Will Wearing Glasses Make Your Vision Worse?

9:06 PM

A question for the ages.  As an optometrist, I answer a lot of questions about vision and ocular health every day, but this particular question pops up more frequently than I would have suspected.  The simplest answer is this: if your glasses are the correct prescription, wearing them will in NO way hurt your visionTo be more thorough with this answer though, we actually need to break it down into several common scenarios:

1) My glasses prescription is correct, but it seems like my vision is worse than before when I take them off.  


I hear this often from patients that are new glasses or contact lens wearers.  If the glasses prescription truly hasn't changed, then vision without glasses looks worse than the patient remembered because they had never previously had crisp and clear 20/20 vision to compare to their own vision.  If your world looks blurry all the time, that becomes your normal.  Once you get used to 20/20 vision in your new glasses, that same amount of blur looks just terrible because now you know what you are missing!

2) I wear over the counter reading glasses, and I just keep having to get stronger and stronger powers.  Have I made my vision worse with the wrong reader?


For those individuals over age 40 that suffer from presbyopia (see this post for more details), reading glasses become a way of life.  Because over the counter readers are readily available, many patients will pick a pair in  the store based on what feels most comfortable, without seeing a doctor first to verify the necessary Rx.  The good news is that wearing readers will not hurt your vision even if you select the wrong power.  They can give you headaches if the prescription is too strong or too weak, but this is really the only side effect.  And rest assured, even though it feels like you are getting more and more dependent on your reading glasses, it is because your visual system is gradually declining at near due to normal aging changes (none of us are immune!) and not because of the readers.  My patients are also often concerned that they selected too strong a power in reading glasses (the powers typically span from +1.00 to +3.00), but a stronger pair will only give you greater magnification and force you to hold things closer if it is stronger than you really need.  No permanent harm done, but you will get used to a certain level of magnification if you use a particular power for a while.

Vera Bradley specializes in colorful OTC readers.  I also recommend Steinmart for a good selection.  Just remember, the quality of OTC readers is not the same as you will get with prescription glasses.  There's a reason many people call them "cheaters"-- in the correct power, they are just good enough to get you by!


3) Every year my child's glasses prescription is getting stronger. Is wearing glasses making his vision worse?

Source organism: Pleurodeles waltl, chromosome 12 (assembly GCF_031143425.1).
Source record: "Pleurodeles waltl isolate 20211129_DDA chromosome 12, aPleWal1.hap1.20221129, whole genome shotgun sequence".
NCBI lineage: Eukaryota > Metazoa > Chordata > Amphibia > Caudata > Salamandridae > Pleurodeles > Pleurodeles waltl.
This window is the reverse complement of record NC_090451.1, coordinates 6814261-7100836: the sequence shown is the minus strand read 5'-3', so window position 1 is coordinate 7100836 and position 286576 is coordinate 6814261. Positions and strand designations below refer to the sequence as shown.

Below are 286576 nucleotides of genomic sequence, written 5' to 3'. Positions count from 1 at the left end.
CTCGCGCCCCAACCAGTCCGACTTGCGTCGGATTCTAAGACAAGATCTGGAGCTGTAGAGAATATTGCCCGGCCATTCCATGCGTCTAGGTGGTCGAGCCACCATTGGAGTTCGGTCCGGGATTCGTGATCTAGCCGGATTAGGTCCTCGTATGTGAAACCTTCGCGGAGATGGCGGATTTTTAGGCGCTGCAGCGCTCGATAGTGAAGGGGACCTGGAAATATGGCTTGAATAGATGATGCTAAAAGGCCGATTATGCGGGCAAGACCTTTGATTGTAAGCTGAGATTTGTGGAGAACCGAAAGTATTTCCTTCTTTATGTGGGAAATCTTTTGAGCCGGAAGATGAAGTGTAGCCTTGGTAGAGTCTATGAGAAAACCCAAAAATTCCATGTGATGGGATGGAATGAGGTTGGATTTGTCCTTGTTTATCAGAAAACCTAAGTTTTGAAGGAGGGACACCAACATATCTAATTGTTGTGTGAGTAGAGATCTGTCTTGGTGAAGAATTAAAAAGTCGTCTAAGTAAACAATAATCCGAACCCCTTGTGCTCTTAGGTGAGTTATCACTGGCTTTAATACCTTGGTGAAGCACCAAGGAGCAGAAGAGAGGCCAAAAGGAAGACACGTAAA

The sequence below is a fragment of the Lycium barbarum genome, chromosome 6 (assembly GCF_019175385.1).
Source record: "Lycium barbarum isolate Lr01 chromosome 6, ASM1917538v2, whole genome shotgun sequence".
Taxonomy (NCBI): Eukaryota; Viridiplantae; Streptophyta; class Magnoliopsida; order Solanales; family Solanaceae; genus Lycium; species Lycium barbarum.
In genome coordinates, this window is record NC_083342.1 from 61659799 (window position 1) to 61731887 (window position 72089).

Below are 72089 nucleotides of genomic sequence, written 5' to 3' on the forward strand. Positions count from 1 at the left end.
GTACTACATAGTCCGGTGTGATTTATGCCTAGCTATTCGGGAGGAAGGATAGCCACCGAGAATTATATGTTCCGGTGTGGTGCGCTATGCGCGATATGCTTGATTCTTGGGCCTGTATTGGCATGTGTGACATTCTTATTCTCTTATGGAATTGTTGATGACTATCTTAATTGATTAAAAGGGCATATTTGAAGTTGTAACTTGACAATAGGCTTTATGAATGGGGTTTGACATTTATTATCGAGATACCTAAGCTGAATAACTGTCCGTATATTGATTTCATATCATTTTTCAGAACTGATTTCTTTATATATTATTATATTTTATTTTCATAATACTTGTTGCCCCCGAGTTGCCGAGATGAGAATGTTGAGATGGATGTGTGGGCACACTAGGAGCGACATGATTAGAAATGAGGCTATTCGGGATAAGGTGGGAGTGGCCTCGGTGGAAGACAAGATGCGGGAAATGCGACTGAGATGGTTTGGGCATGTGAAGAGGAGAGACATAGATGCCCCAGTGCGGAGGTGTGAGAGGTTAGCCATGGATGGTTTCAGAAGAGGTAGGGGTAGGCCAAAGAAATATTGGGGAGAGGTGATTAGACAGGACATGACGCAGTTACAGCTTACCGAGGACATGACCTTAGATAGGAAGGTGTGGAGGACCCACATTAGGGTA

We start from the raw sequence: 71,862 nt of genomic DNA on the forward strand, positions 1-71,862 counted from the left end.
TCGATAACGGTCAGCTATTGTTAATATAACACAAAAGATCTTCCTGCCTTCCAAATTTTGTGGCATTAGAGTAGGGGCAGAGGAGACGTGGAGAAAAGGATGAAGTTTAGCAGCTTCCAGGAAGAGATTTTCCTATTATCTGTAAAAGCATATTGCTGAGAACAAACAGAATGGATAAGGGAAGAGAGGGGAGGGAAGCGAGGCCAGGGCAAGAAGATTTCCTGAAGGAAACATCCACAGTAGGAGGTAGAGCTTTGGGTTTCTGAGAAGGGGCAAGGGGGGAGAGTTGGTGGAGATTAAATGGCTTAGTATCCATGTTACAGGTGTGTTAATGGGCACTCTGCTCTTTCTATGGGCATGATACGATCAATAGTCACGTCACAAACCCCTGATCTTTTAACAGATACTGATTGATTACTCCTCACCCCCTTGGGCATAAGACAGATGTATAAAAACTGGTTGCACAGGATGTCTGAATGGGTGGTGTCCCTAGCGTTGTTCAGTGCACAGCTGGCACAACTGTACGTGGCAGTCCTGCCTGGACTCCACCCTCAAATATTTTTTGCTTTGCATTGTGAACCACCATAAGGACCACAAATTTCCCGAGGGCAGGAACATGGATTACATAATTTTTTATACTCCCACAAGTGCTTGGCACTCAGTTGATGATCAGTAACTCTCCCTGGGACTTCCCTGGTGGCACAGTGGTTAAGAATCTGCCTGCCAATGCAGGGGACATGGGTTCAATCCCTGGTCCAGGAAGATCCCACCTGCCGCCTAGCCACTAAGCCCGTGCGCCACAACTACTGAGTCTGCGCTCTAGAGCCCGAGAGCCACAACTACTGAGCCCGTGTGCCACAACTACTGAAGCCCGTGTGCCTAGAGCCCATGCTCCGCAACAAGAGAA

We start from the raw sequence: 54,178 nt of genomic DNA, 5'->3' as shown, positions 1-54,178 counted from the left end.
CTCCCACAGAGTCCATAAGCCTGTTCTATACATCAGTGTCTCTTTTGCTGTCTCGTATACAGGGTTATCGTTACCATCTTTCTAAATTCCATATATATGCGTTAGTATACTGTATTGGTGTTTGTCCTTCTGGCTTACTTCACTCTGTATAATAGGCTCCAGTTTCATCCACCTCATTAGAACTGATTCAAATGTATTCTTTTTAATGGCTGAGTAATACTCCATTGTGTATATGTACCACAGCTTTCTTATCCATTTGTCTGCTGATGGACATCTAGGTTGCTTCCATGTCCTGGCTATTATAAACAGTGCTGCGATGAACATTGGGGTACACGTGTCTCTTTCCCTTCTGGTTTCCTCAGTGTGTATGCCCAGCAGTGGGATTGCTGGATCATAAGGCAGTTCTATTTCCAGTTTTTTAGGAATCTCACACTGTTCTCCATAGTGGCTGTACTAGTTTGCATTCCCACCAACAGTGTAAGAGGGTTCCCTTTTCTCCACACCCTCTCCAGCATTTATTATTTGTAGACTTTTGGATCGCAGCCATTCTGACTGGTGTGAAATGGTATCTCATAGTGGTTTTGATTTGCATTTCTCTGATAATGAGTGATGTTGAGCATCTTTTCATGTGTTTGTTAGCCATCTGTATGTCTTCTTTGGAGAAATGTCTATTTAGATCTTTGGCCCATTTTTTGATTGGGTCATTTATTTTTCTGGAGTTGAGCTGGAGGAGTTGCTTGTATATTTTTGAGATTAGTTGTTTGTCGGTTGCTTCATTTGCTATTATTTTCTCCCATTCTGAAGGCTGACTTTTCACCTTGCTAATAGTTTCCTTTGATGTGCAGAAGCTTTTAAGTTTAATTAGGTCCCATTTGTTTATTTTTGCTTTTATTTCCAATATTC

This question is the only one where we can get into a scientific debate.  Myopia can progress quite rapidly in children, and a number of factors influence this progression. Being near-sighted is a function of the curvature and length of your eye, which in turn is influenced by both genetics and environment. Numerous studies have shown a correlational relationship between amount of time doing near work (like reading) and the presence of myopia.  Whether myopic children tend to read more because it is easier for them than distance activities, or if they are myopic because of doing so much reading is under constant debate.  There is a school of thought however that near strain, or the strain on the eyes' focusing system when performing a task at near, can induce  myopia in an effort to relieve that strain.  An overview of these theories can be found in Myopia and Nearwork  by Rosenfield and Gilmartin.  As optometrists, we try to counteract this progression of myopia from near strain by:

  • Prescribing the lowest possible prescription to attain 20/20 vision, and thus limiting the amount of near strain when reading with glasses.
  • Prescribing bifocals or progressives for children when needed to ensure that their distance prescription does not adversely affect their reading facility.
  • Studies have shown that certain contact lenses such as rigid gas permeable lenses or orthokeratology (where the patient sleeps in rigid contact lenses that act like a retainer to change their prescription overnight) can help slow the myopic progression in some cases. For more information (though it is quite technical), try this article:
  • http://www.revoptom.com/continuing_education/tabviewtest/lessonid/106321/
This rigid gas permeable (or hard) contact lens has a special design that flattens the cornea overnight, leaving a myope with clear distance vision the next day.  This technique is best for myopes -4.00 in prescription or less.

In coming posts I plan to explore the current options for treating myopic progression in children in more detail, so stay tuned!

One more important point to this question: if your glasses are the wrong prescription or incorrectly made, they can cause symptoms like eye strain, headaches, double vision, and of course blur.  These symptoms will not have lasting damage when the problem with your glasses is fixed, so if you notice any of these issues, you should have your doctor check your prescription.

You Might Also Like

2 comments

  1. I have horrible eyesight, so this is actually really useful! Thanks!
    Fastrack sunglasses | Eyeglasses Frames

    ReplyDelete
  2. thanks for answering some of my questions about children's eyesight. much appreciated

    ReplyDelete